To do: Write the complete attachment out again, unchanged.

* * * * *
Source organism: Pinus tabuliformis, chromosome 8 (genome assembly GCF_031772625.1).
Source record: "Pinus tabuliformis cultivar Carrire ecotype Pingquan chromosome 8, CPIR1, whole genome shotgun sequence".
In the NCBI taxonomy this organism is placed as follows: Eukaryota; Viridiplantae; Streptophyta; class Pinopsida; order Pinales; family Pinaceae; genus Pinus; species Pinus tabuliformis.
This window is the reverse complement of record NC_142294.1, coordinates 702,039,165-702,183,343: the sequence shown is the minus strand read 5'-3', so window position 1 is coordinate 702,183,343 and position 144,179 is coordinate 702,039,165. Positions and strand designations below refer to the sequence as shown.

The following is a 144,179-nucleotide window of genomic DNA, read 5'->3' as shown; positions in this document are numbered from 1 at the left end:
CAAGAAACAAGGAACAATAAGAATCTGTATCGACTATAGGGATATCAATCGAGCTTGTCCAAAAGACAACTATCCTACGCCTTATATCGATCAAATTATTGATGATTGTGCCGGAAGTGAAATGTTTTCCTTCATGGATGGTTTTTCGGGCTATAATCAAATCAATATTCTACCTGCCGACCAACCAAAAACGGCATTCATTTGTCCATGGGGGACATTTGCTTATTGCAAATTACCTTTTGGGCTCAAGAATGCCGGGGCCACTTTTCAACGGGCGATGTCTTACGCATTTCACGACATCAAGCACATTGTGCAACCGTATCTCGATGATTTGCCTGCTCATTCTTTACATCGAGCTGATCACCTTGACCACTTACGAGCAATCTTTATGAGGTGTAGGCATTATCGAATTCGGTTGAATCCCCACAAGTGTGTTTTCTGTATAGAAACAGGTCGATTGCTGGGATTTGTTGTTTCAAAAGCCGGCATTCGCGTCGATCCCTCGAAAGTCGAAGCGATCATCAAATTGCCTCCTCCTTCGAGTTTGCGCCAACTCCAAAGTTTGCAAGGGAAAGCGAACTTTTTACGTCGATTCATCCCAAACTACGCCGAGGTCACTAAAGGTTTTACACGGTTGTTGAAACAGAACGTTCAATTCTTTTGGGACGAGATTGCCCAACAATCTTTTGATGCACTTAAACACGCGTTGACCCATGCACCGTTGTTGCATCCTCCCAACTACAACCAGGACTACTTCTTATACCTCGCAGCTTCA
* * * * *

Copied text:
Source organism: Pinus tabuliformis, chromosome 8 (genome assembly GCF_031772625.1).
Source record: "Pinus tabuliformis cultivar Carrire ecotype Pingquan chromosome 8, CPIR1, whole genome shotgun sequence".
In the NCBI taxonomy this organism is placed as follows: Eukaryota; Viridiplantae; Streptophyta; class Pinopsida; order Pinales; family Pinaceae; genus Pinus; species Pinus tabuliformis.
This window is the reverse complement of record NC_142294.1, coordinates 702,039,165-702,183,343: the sequence shown is the minus strand read 5'-3', so window position 1 is coordinate 702,183,343 and position 144,179 is coordinate 702,039,165. Positions and strand designations below refer to the sequence as shown.

The following is a 144,179-nucleotide window of genomic DNA, read 5'->3' as shown; positions in this document are numbered from 1 at the left end:
CAAGAAACAAGGAACAATAAGAATCTGTATCGACTATAGGGATATCAATCGAGCTTGTCCAAAAGACAACTATCCTACGCCTTATATCGATCAAATTATTGATGATTGTGCCGGAAGTGAAATGTTTTCCTTCATGGATGGTTTTTCGGGCTATAATCAAATCAATATTCTACCTGCCGACCAACCAAAAACGGCATTCATTTGTCCATGGGGGACATTTGCTTATTGCAAATTACCTTTTGGGCTCAAGAATGCCGGGGCCACTTTTCAACGGGCGATGTCTTACGCATTTCACGACATCAAGCACATTGTGCAACCGTATCTCGATGATTTGCCTGCTCATTCTTTACATCGAGCTGATCACCTTGACCACTTACGAGCAATCTTTATGAGGTGTAGGCATTATCGAATTCGGTTGAATCCCCACAAGTGTGTTTTCTGTATAGAAACAGGTCGATTGCTGGGATTTGTTGTTTCAAAAGCCGGCATTCGCGTCGATCCCTCGAAAGTCGAAGCGATCATCAAATTGCCTCCTCCTTCGAGTTTGCGCCAACTCCAAAGTTTGCAAGGGAAAGCGAACTTTTTACGTCGATTCATCCCAAACTACGCCGAGGTCACTAAAGGTTTTACACGGTTGTTGAAACAGAACGTTCAATTCTTTTGGGACGAGATTGCCCAACAATCTTTTGATGCACTTAAACACGCGTTGACCCATGCACCGTTGTTGCATCCTCCCAACTACAACCAGGACTACTTCTTATACCTCGCAGCTTCA